Let us listen to Benedict XVI conclude his Jesus of Nazareth: “Jesus leaves blessing. In blessing he departs and in blessing he remains. His hands remain extended over this world. The blessing hands of Christ are like a roof that protects us. But they are at the same time a gesture of opening which tears the world apart so that the sky penetrates into it and can become a presence there. In the gesture of the hands that bless the lasting relationship of Jesus with his disciples, with the world, is expressed. […] In faith, we know that Jesus, in blessing, holds his hands extended over us. This is the permanent reason for Christian joy."

The Declaration gives us the opportunity to meditate on the blessing that comes down from heaven and of which we are ministers, as well as on the blessing that ascends to God through praise for his visible or invisible benefits. Are we ordained ministers who lead the faithful to bless God, to praise Him for His mercy? Are we offering God’s blessing enough? Are we aware that we have the beautiful mission of blessing? Let us remember when opportunities arise for us to lead in praise or offer God’s blessing. Whether with a sick person, a grieving family, a group of young people, a family, a meeting of the faithful… Let us accompany our blessing with a spontaneous prayer which presents to God the people who are going to be blessed. For us, blessing is an act of our charity.

“In the world in which we live” (n. 33) and which is inhabited by indifference to God, it is important to reinforce the “sense of God”. Blessing is a significant means because it “offers people a way to increase their trust in God” (n. 33).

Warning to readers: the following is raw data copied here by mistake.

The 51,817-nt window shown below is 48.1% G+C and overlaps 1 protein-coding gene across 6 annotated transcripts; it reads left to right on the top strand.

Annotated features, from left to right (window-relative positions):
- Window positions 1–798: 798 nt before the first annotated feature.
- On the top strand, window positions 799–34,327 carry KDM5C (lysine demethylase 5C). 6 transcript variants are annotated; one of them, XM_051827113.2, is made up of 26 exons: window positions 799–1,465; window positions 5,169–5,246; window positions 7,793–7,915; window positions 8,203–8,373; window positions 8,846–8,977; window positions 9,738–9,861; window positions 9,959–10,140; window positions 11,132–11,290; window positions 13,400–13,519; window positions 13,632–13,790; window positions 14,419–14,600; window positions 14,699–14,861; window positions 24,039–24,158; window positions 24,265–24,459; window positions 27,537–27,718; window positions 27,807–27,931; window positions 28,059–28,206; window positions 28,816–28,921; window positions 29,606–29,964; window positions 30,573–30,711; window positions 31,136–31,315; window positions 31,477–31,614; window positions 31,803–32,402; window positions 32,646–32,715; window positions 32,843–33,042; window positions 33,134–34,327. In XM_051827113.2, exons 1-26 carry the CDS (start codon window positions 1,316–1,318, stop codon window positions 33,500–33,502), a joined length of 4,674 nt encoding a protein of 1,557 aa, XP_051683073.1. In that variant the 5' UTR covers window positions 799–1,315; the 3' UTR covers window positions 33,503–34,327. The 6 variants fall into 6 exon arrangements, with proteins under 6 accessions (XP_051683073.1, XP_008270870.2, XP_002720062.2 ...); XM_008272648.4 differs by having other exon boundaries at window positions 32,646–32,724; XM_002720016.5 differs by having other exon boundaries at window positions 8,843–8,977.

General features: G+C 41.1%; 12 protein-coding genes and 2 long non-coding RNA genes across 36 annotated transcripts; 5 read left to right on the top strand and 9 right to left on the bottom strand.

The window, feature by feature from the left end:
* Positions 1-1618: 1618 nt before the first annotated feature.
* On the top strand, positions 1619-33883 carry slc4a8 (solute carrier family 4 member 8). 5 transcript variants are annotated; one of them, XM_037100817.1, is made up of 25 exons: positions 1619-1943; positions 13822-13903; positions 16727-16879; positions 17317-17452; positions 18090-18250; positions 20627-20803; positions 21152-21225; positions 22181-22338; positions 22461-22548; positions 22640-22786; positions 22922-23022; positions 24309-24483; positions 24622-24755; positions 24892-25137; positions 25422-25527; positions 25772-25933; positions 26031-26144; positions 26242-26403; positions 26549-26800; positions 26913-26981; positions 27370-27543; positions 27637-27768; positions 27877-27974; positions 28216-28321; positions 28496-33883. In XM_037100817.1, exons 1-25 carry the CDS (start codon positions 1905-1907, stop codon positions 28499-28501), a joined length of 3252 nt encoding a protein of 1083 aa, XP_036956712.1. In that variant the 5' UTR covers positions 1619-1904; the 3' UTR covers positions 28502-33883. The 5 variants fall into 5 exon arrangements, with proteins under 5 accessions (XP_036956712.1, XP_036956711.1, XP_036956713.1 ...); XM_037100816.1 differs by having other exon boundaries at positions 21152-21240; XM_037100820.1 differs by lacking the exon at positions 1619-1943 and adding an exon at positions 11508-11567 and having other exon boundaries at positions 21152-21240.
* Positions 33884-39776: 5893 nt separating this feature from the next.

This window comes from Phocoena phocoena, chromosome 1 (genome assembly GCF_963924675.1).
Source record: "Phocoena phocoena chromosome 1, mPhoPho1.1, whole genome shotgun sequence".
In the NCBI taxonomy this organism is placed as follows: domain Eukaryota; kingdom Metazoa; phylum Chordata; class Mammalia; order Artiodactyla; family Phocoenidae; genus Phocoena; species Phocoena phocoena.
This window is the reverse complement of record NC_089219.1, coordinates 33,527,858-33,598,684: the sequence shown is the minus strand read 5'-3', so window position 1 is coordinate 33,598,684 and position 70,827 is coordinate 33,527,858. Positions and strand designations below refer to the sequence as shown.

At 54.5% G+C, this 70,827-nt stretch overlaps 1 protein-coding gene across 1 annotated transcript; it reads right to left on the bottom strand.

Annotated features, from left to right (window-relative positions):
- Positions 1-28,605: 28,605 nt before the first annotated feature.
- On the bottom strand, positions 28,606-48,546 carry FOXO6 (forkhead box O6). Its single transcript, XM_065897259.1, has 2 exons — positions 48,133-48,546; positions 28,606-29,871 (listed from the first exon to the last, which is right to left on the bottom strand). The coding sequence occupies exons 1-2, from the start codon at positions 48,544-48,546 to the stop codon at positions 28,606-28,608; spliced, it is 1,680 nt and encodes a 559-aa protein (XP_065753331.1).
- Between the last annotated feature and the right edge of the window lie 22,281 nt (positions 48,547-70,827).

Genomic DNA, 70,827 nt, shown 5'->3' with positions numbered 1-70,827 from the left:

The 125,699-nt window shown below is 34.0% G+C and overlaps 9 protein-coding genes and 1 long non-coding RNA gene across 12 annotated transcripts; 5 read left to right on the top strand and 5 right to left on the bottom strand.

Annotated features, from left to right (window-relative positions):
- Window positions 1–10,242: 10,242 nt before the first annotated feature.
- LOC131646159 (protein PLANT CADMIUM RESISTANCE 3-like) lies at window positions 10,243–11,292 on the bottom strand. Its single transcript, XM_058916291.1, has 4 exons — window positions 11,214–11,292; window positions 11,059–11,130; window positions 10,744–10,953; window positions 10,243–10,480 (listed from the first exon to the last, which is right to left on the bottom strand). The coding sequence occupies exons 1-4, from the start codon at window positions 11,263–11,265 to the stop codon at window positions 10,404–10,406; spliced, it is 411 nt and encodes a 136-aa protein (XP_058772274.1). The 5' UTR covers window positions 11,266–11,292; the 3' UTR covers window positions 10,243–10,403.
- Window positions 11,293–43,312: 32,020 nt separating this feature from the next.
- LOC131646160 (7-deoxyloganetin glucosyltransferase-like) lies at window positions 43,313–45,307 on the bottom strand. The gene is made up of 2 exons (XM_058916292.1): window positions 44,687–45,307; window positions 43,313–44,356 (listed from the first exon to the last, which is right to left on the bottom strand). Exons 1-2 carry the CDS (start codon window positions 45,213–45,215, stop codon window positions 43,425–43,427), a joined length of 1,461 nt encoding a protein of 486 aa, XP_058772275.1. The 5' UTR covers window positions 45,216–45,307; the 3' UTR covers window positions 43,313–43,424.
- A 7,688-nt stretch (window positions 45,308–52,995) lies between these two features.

4 – “Blessing same-sex couples”?

The 3rd part of the Declaration begins by affirming that “within the horizon thus outlined, it is possible to bless couples in an irregular situation and couples of the same sex” (n. 31). In fact, the Declaration achieves its purpose: “To consider various questions, formal and informal, on the possibility of blessing same-sex couples." (n. 2) While it now deals with its subject, the Declaration does not explain the reasoning which moves it from “persons” to “couples”, a term absent from the first 2 parts. However, the word “couple” has a particular meaning which deserves explanation [1].

However, while positing the “possibility” – which is therefore not an obligation – of blessing “same-sex couples”, the Declaration carefully outlines its contours. In fact, it invites us to discern.

First of all, the blessing is not adequate to the desire of those who “claim the legitimacy of their own status” (n. 31) or who seek “a form of moral legitimacy for [their] union” (n. 11 ). On the contrary, it is intended for people who “ask that everything that is true, good, humanly valid in their lives and in their relationships be invested, healed and elevated by the presence of the Holy Spirit” (n. 31). It can in turn arouse praise: “No one can be excluded from this thanksgiving and everyone, even if they live in situations that are not in conformity with the Creator's plan, has positive elements for which they can praise the Lord." (n. 28) Saint Paul teaches us: “Finally, my brothers, whatever is true and noble, whatever is just and pure, whatever is worthy of being loved and honored, whatever is is called virtue and which deserves praise, all this, take it into account." (Phi 4.8)

Blessings are a response to the desire of “all those who approach God with a humble heart, accompanying them with those spiritual aids which enable all to understand and fully realize the will of God in their lives” (n. 32) Indeed, “to seek a blessing in the Church is to admit that the life of the Church springs from the bosom of God's mercy and helps us to move forward, to live better, to respond to the will of the Lord " (n. 20). Thus, “in the short prayer which may precede this spontaneous blessing, the ordained minister could ask […] for the light and strength of God to be able to fully accomplish his will” (n. 38).